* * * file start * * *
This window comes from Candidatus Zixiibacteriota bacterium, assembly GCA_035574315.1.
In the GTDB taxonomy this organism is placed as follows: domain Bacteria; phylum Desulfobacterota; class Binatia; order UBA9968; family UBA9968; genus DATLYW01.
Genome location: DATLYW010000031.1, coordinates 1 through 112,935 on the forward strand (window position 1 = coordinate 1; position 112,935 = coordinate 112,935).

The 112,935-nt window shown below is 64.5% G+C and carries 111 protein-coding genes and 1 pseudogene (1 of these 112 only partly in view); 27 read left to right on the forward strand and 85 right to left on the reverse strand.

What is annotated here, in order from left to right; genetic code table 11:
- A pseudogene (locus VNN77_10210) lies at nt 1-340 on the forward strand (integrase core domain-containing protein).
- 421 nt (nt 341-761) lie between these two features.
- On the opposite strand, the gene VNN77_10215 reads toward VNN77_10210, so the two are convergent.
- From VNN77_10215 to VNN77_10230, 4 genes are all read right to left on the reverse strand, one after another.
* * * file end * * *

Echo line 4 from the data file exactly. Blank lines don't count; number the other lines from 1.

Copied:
The 112,935-nt window shown below is 64.5% G+C and carries 111 protein-coding genes and 1 pseudogene (1 of these 112 only partly in view); 27 read left to right on the forward strand and 85 right to left on the reverse strand.